TUF Live: Team Cruz vs. Team Faber Poster by Anton Tabuena
Before the main card of the UFC Ultimate Fighter Live Finale, Fuel TV will air 4 preliminary fights featuring the fighters from this season of TUF Live. The Fuel TV prelims begin at 7:00 p.m. ET. There's also one additional fight airing before the Fuel prelims, as John Albert faces Erik Perez on the Facebook stream. The live main card on FX is headlined by Jake Ellenberger vs. Martin Kampmann in a clutch Welterweight fight, plus Al Iaquinta vs. Michael Chiesa in the TUF finals. The lineup for the Fuel TV preliminary card is as follows:
Here's a breakdown of each fight, plus my predictions on how the fight will go. Check back for the rest of the card as I will handle preview duties for the TUF portions, with Dallas providing his always great Dissections for the rest.
Myles "The Fury" Jury (9-0) vs. "The So-Cal Kid" Chris Saunders (9-2)
These are two of the more well-rounded fighters on the show and should provide an interesting match-up. Jury was eliminated by a unanimous decision loss in the opening round to finalist Iaquinta, while Saunders went down in the quarter-finals to Vinc Pichel.
Jury has an impressive record, but has not faced the toughest level of competition. He's a fast finisher who, prior to TUF, had won all his fights via 1st round stoppage in less than 3 minutes. On TUF, he was pushed a bit more, winning a one round decision in the qualifiers, then going a tough 3 rounds with Iaquinta. Those experiences should only help him, as he needs more time being pushed.
Saunders was the last pick of the season, but proved his worth with a close, and somewhat controversial, win over Sam Sicilia. Based out of California, Saunders has some of the best experience of anyone this season, including a loss to Chris Horodecki at Bellator 47 last summer. He has a very nice striking game that really mixes things together well, using a lot of kicks, punches and knees together in combos. He also does well with feints and a lot of movement. Add in solid technique on all his strikes and decent power and you have a good striking game. He also supplements that stand-up with an ability to smoothly transition to wrestling when needed.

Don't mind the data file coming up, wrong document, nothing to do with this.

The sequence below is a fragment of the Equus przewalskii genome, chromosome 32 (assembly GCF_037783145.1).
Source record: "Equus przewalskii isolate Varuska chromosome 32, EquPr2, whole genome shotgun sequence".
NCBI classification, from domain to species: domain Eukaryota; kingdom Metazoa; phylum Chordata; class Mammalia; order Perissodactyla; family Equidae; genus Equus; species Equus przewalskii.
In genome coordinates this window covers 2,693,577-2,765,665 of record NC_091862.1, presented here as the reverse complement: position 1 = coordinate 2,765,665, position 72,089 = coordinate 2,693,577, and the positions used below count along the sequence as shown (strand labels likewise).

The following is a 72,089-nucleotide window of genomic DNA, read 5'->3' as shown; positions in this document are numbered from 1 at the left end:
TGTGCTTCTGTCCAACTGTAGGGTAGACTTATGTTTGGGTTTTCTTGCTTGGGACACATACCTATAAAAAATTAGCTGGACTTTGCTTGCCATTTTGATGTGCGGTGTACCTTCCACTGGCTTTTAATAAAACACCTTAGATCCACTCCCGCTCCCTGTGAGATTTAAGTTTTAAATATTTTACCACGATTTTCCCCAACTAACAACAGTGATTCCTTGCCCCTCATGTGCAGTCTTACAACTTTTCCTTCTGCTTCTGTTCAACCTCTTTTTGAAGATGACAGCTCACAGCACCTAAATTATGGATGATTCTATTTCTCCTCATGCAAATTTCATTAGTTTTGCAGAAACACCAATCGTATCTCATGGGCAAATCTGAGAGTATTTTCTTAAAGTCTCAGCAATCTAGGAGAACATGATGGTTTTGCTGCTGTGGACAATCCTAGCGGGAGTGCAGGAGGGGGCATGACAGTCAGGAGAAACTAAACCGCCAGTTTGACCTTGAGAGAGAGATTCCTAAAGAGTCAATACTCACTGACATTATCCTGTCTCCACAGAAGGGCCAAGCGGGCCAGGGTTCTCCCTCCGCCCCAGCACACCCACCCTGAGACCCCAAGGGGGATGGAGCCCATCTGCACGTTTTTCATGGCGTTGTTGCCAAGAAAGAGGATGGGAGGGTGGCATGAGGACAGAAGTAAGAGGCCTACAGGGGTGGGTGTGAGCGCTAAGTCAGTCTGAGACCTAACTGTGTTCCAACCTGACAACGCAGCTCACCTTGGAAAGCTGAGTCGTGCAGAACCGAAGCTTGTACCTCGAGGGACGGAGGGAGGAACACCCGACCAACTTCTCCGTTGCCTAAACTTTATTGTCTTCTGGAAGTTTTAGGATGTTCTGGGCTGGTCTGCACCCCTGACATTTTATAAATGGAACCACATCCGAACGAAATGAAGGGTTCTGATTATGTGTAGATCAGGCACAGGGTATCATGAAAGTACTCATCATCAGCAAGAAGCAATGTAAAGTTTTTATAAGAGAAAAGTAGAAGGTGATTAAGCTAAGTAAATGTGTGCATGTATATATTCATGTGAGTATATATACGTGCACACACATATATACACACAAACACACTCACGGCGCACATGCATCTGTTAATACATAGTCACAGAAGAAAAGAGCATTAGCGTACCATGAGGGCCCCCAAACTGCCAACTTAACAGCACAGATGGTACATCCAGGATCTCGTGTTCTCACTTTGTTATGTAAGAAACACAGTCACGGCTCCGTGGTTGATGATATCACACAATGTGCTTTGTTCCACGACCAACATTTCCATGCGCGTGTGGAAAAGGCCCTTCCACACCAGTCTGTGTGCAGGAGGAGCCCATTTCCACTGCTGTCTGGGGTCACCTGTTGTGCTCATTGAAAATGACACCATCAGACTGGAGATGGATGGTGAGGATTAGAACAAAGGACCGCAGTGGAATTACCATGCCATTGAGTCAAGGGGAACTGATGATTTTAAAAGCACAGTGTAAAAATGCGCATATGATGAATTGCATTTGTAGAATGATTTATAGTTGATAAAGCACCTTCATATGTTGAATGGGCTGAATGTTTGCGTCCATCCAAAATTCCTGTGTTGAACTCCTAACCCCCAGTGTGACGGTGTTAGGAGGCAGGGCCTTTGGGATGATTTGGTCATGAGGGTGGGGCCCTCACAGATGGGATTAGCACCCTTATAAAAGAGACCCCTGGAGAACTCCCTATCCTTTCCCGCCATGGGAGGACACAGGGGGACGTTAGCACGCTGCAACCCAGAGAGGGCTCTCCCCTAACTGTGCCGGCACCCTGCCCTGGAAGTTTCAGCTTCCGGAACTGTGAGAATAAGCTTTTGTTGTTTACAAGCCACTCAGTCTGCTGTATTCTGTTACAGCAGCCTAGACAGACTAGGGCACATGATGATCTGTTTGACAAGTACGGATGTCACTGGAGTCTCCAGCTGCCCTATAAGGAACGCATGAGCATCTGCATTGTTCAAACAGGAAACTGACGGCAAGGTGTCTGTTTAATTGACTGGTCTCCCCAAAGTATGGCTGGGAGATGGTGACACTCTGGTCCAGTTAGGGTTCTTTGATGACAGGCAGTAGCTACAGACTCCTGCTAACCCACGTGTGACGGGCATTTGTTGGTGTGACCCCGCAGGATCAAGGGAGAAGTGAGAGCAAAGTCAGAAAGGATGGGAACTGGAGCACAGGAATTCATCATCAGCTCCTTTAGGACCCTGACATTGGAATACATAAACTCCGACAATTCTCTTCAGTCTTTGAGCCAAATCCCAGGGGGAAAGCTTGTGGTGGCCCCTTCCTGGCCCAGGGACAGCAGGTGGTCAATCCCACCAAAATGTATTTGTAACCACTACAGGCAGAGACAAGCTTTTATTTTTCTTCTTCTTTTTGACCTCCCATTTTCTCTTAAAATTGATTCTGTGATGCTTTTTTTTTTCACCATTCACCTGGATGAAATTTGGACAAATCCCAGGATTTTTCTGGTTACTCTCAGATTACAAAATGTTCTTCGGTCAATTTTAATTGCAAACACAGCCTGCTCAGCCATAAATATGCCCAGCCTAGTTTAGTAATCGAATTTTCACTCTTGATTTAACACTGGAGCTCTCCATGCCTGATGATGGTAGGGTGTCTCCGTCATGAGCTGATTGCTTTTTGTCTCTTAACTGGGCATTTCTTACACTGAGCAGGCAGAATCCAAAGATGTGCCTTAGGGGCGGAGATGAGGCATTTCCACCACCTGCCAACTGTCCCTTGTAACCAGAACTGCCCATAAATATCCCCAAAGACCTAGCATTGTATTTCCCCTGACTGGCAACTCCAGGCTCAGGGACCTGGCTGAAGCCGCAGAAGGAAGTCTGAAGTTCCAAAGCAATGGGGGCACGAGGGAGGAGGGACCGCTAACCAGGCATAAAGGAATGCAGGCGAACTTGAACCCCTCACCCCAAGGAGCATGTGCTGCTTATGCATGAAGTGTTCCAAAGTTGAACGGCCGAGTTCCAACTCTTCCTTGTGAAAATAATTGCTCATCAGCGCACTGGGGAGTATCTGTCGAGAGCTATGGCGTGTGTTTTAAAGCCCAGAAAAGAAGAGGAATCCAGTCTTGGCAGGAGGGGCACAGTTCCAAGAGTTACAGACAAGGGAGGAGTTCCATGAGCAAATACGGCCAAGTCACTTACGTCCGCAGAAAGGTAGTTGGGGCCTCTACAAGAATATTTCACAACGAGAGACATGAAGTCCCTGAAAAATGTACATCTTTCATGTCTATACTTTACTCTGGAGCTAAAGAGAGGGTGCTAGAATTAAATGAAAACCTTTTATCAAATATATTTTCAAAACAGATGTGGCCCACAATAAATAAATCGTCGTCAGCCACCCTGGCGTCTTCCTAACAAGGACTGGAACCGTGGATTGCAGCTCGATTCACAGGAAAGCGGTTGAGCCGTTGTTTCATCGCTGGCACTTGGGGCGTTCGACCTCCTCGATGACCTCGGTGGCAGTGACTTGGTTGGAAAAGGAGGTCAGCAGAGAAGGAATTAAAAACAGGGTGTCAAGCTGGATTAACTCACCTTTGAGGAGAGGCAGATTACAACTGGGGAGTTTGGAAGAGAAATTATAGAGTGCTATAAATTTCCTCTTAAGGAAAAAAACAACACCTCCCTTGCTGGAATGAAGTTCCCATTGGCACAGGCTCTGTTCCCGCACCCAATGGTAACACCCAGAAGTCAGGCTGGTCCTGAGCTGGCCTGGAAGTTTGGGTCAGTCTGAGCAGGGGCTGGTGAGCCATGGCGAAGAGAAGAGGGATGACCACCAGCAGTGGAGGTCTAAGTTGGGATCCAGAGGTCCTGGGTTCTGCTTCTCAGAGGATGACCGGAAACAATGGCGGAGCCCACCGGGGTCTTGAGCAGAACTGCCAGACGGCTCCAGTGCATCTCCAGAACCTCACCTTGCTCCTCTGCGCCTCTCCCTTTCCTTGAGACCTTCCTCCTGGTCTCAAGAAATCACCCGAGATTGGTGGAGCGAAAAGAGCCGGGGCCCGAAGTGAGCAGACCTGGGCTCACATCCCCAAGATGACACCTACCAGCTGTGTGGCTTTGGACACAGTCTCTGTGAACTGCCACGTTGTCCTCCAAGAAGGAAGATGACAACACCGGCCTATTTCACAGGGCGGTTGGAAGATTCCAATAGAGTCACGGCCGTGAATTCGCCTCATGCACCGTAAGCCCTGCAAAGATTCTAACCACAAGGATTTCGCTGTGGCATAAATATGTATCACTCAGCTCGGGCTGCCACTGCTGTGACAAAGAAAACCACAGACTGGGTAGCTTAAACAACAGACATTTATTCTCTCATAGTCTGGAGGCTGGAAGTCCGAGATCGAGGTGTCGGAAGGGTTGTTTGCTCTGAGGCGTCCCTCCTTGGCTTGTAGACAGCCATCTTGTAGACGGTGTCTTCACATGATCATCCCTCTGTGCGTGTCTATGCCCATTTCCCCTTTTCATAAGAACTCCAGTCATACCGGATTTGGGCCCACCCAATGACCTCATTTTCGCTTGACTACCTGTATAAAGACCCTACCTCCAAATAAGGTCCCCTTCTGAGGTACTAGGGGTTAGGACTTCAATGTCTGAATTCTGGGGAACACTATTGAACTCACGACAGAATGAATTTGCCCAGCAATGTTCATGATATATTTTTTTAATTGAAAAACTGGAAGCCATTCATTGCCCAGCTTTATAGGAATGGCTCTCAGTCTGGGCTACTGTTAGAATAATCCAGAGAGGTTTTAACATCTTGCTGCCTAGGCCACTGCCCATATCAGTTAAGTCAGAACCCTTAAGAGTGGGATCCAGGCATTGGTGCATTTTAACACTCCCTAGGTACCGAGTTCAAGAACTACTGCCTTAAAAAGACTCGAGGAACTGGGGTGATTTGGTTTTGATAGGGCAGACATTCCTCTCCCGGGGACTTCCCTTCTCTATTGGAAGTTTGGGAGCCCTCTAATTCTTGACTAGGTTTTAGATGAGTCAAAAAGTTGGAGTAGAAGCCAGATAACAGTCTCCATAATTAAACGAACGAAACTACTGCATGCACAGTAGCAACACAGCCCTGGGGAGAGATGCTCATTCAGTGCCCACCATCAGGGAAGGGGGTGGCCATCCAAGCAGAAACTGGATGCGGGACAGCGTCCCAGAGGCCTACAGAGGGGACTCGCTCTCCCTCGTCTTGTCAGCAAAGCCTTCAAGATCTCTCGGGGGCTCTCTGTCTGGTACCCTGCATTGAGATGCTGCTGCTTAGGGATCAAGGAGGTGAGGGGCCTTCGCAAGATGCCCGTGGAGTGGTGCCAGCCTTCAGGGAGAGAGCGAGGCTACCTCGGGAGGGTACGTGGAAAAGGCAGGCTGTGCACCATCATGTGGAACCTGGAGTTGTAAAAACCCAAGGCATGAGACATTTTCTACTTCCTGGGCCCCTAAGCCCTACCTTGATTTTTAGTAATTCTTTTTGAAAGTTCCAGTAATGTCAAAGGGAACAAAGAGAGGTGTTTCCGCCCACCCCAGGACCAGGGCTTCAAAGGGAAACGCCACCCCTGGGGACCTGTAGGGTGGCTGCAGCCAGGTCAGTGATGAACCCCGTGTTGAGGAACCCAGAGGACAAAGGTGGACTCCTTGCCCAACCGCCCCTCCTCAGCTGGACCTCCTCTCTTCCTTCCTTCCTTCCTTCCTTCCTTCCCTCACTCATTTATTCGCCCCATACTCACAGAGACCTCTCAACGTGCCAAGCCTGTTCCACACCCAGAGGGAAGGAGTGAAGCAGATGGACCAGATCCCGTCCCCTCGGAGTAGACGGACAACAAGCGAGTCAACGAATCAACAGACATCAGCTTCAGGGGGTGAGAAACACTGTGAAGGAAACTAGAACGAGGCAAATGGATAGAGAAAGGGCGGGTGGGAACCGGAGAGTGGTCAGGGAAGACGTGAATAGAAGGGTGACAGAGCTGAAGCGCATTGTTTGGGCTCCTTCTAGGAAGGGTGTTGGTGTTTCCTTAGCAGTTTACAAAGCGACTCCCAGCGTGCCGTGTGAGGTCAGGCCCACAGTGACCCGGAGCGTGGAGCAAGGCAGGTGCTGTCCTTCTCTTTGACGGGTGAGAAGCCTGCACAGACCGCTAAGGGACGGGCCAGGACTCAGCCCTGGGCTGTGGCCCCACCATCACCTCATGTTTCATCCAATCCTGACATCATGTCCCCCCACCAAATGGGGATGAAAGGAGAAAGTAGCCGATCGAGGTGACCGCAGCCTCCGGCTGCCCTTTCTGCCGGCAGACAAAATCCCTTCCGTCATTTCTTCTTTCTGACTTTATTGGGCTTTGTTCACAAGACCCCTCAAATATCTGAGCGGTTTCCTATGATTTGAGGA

His biggest issue is conditioning. In his TUF qualifying fight he was extremely tired, losing all his snap and defense. Again, against Sicilia, he tired out, losing the ability to really push the pace as the fight progressed.
Both have good overall games, but it's the striking where each man shines and where I expect this will be decided. Both have very complete striking games that mix it up well. Jury likes to come forward and go for the finish, but he's not overly aggressive. He also showed on the show that, if pushed, he can take it to the ground and show some solid ground and pound. Saunders also will start strong, and also will take it down if needed. In some ways, these are almost mirror images.